Down Memory Line: Harry Tilbury, Sunny South Sam, & the Famous Poster

Our previous Down Memory Line article on Sunny South Sam proved of great interest to our readers, including Rowan Gibbs, from Wellington, New Zealand!

Rowan is writing a history of "Hamilton's Panoramas", an acting troupe, and realized his research had filled in more of the puzzle of "Who was Sunny South Sam"?

Rowan wrote the following to Tony Hillman ...

You may know this, but the actor who was used for the photo of "Sunny South Sam" was one Harry Tilbury, who was on stage mainly in comic roles from at least 1890. He died 22 March, 1930, and was buried in Hendon Cemetery. On 2 May this article appeared in the Lancashire Evening Post ...



Sunny South Sam is dead. That is the tragedy behind thousands posters depicting a jolly railway guard who gives the holiday crowds his smiling send-off from every station on the Southern Railway system.

"But who is Sunny South Sam?" is the question which a million travellers have asked. His mates were certain they had seen him somewhere; there was not a station where he had not been searched for.

Many many times he had been reported discovered, but Sam never did a day's work for the Southern Railway except when he posed for his photograph. In real life Sam was Mr. Harry Tilbury, a Lancashire men and actor. While on tour in Edgar Wallace's "The Squeaker," in which took the part of Collie, a reporter, he was suddenly taken ill. He was taken to the Middlesex Hospital to undergo an operation, under which he succumbed at the ago of 65.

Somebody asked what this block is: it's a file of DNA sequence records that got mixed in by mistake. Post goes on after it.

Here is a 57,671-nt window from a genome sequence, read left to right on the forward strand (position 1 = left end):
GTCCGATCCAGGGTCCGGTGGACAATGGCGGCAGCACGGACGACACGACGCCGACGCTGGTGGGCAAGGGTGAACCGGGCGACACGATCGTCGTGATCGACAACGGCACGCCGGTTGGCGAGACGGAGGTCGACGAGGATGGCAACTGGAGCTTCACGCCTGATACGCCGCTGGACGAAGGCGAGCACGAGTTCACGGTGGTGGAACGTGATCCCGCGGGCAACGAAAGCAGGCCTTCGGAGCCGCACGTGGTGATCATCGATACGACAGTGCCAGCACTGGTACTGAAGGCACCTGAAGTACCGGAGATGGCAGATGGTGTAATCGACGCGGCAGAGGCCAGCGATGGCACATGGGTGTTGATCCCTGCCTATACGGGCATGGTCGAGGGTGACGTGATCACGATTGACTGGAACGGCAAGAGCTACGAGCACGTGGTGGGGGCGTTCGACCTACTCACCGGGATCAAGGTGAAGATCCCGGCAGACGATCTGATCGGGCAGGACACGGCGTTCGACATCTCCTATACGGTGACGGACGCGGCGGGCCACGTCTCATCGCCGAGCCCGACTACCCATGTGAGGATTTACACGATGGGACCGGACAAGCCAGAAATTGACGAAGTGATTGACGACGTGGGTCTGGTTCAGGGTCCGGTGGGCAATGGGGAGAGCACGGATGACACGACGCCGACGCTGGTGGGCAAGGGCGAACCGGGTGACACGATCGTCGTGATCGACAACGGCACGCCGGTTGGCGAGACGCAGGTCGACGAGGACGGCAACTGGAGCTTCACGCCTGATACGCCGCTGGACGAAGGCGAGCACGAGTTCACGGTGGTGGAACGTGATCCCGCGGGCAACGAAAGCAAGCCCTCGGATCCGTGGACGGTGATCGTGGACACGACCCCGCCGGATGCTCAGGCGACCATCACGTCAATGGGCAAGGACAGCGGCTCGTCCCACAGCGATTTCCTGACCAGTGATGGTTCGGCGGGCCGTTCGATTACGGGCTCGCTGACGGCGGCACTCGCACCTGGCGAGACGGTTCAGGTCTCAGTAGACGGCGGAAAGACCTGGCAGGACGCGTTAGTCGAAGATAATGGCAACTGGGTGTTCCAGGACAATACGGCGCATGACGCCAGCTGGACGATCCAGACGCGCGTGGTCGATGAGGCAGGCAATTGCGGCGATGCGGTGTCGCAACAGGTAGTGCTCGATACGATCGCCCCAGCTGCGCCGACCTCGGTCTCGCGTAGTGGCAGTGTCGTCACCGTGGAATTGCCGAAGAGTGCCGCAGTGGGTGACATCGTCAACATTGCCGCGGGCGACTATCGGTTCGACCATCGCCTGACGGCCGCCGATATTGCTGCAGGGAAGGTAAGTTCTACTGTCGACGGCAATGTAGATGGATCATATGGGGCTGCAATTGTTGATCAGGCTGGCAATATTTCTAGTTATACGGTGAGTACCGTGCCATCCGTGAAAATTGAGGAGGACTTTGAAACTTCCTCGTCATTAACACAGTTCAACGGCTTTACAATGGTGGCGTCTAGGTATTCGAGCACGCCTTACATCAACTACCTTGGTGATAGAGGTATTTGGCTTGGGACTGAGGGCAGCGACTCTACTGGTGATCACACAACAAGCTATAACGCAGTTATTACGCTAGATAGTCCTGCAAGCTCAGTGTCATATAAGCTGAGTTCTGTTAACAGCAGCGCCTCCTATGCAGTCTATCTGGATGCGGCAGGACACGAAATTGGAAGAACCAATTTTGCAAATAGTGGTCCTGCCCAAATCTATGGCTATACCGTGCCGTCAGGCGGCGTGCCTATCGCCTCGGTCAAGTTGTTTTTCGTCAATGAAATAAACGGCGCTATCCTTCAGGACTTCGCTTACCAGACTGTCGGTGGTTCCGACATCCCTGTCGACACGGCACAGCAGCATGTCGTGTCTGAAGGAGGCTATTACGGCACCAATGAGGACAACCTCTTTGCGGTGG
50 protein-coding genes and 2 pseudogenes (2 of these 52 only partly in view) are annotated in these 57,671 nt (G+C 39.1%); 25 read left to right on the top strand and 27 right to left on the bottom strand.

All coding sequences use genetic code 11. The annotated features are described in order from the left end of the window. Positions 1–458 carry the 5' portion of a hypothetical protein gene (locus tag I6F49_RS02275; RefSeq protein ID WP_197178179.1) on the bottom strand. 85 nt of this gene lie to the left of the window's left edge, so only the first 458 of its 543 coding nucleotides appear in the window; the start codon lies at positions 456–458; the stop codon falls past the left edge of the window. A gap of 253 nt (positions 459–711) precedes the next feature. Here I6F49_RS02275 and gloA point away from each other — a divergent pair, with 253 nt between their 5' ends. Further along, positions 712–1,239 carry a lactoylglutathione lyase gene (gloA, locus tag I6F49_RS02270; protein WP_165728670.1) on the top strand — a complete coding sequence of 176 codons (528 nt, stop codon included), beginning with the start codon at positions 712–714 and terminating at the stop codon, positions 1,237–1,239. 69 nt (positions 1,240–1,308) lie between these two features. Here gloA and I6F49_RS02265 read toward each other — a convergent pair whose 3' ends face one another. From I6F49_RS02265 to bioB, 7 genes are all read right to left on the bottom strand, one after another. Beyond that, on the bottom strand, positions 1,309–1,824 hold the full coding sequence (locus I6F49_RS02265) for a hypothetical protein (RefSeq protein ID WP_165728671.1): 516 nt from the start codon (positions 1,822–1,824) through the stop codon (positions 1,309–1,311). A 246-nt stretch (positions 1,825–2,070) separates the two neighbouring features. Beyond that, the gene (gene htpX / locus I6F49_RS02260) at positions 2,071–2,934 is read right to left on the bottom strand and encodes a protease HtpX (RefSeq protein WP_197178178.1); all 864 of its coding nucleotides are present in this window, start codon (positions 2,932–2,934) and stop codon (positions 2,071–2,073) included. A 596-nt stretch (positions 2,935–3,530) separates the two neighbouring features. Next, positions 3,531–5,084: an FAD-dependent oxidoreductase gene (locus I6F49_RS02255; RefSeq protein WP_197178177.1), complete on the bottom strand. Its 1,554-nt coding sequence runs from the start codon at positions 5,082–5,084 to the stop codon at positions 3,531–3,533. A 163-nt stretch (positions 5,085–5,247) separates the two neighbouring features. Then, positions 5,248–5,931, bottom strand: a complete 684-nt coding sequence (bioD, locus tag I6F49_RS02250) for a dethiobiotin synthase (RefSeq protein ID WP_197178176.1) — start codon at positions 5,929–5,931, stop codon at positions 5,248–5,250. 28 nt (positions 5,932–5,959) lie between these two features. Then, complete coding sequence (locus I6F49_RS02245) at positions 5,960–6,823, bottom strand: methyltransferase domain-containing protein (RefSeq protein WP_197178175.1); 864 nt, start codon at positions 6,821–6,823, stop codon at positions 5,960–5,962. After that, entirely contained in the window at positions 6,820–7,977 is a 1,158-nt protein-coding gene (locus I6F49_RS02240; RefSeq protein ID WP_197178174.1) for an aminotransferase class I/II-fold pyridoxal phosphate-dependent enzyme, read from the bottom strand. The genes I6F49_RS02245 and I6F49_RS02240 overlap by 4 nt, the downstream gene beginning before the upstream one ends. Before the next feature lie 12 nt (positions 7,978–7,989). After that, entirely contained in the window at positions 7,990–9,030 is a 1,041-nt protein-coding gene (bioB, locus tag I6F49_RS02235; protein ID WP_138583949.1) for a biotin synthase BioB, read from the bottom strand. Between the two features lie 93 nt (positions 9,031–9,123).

"We never revealed the identity of 'Sunny South Sam' for the simple reason that it would have spoiled a happy illusion," said an official the Southern Railway. The least we could do in consideration of the widow's feelings was to remove the picture from the hoardings." [... but they seem to have used him for later posters.]

There was also a song about him, archived at The British Library and discussed in the theatrical paper The Era on 7 May 1930 ...

The writers of the song, after seeing the notices of the death of Mr. Harry Tilbury (who, by the way, was a member of the Actors' Association) the original of the Sunny South Sam poster, whose happy face gave them the inspiration for the song of the same title, have decided to hand to the widow the whole of their royalties from the sale of the copies of the song. Will E. Haines and Leo Bliss paid a visit the widow and made her the offer personally.